by Jeanine DeHoney
I remember being at dinner with family and friends and the conversation turning to work.
That dreaded feeling came over me of whether this time I would have to shrink like a wallflower into the background or would I have to defend my work schedule as a writer…again.
Although it wasn’t as structured now that I was freelancing fulltime, writing was still full of as many ebbs and flows as when I was teaching twenty adorable and precocious preschoolers for over twenty years. Writing, like at my former workplace, was stressful one day, exhilarating the next, made me feel like throwing in the towel one day, and made me feel so passionate about what I did the next day I thought it was a lovefest I would never retire from.
But at times others didn’t know that.
"You’re so lucky you have all this free time to do nothing.” Or, “At least you don’t have to go to work like I do and deal with all this stress,” or “No wonder you can keep your house clean, cook a fantastic meal, spend hours at the library, attend that conference, etc., you have the time.”
And then there were those who thought there was a void in my life and lovingly suggested I fill my life with a myriad of activities because I had so much time on my hand.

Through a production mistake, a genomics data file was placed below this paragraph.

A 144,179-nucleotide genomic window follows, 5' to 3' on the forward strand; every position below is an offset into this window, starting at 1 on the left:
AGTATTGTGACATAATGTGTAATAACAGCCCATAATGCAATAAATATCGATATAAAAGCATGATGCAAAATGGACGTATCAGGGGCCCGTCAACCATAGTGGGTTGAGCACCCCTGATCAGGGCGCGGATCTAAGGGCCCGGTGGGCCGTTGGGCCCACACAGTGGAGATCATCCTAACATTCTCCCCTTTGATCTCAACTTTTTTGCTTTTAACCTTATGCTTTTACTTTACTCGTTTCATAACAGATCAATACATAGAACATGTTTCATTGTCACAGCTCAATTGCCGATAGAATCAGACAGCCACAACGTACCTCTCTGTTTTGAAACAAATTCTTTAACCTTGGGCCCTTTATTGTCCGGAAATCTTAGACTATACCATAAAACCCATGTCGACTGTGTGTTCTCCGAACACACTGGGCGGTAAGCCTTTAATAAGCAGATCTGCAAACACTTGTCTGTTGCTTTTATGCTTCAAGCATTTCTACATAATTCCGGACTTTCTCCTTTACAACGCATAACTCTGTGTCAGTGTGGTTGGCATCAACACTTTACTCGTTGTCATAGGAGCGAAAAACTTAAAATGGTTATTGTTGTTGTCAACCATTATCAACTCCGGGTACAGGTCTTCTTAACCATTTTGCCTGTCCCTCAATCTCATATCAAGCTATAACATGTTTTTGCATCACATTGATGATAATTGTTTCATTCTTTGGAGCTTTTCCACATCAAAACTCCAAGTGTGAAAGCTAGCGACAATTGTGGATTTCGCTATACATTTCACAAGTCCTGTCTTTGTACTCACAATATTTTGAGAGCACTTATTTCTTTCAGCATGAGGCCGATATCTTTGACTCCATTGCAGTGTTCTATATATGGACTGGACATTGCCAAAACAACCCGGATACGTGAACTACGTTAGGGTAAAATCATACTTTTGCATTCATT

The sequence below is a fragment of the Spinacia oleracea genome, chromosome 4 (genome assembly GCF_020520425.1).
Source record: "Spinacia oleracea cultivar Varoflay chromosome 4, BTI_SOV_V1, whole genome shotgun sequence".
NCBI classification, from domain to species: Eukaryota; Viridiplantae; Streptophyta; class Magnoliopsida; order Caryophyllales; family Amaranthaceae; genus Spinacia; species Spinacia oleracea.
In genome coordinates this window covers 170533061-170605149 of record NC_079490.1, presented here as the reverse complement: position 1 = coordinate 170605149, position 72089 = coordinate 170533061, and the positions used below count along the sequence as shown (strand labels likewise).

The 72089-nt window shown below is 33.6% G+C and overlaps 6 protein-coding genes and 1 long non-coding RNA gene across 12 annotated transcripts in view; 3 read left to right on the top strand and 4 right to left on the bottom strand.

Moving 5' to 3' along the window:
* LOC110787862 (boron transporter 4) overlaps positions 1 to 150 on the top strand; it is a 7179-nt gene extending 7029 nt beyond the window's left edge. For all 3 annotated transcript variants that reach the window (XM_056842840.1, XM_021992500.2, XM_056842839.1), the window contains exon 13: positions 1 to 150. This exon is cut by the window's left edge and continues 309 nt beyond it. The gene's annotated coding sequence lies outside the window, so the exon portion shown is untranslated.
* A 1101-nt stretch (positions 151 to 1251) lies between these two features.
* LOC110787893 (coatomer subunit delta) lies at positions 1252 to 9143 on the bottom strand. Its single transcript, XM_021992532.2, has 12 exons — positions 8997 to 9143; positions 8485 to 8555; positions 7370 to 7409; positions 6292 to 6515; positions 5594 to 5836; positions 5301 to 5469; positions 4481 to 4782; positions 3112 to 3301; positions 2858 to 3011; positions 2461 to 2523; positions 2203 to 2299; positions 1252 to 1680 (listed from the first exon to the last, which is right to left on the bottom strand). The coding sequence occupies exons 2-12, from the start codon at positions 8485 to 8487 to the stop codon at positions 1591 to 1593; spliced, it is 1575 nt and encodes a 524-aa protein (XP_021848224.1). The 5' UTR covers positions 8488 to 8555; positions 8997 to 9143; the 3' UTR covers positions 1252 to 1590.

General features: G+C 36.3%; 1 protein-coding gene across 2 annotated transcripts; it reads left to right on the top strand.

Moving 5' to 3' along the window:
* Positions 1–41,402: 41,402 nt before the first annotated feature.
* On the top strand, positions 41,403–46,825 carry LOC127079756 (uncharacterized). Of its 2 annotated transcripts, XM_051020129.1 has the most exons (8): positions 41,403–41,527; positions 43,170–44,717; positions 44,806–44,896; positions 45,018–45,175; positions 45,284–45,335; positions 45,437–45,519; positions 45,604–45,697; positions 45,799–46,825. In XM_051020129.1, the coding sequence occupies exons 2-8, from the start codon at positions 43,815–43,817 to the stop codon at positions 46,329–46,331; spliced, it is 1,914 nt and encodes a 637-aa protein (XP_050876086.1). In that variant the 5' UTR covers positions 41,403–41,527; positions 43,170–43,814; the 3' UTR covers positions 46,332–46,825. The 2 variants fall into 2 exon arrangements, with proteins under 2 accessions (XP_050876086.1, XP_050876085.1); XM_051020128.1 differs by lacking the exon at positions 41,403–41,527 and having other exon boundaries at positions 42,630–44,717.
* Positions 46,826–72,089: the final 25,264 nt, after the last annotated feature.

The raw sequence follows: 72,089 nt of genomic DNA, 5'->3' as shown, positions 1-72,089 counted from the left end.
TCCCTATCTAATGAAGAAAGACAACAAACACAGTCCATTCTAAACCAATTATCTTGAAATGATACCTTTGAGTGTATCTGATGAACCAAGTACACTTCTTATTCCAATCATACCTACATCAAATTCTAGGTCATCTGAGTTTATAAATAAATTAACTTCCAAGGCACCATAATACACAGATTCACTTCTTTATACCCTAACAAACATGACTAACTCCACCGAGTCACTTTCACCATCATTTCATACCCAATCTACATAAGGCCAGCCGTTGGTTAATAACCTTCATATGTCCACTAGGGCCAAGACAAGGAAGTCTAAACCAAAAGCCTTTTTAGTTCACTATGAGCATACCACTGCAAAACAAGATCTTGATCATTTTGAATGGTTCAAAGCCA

Their words, words my husband always tells me not to be sensitive to or to ignore, weren’t meant to be a put down and didn’t come from a place of meanness. They just didn’t know, didn’t understand.
They didn’t know that writing, piecing together your thoughts like a jigsaw puzzle, editing, and doing more editing, is a laborious process. They didn’t know how you can never clock out like a regular nine to five job because as writers we can’t turn off our minds or creative energy like a water faucet even when we try or need to. And they didn’t quite understand how it is normal for us to see every situation intertwined with a story; be it a toddler using the Potty for the first time, buying a pair of red shoes, or protesting about gun violence or domestic violence or any type of despair in the world. We can’t let it dangle in front of us. We have to write about it.
There are never any “do nothing days” as a writer. After I finish my normal tasks, I can work for hours on end until I have a completed manuscript, one that meets my writing vision of making a reader’s heart swell with hope, faith and empowerment.
So do we writers need to defend our time to others? Not really. We know what we do. Our best retort is to just keep on writing.
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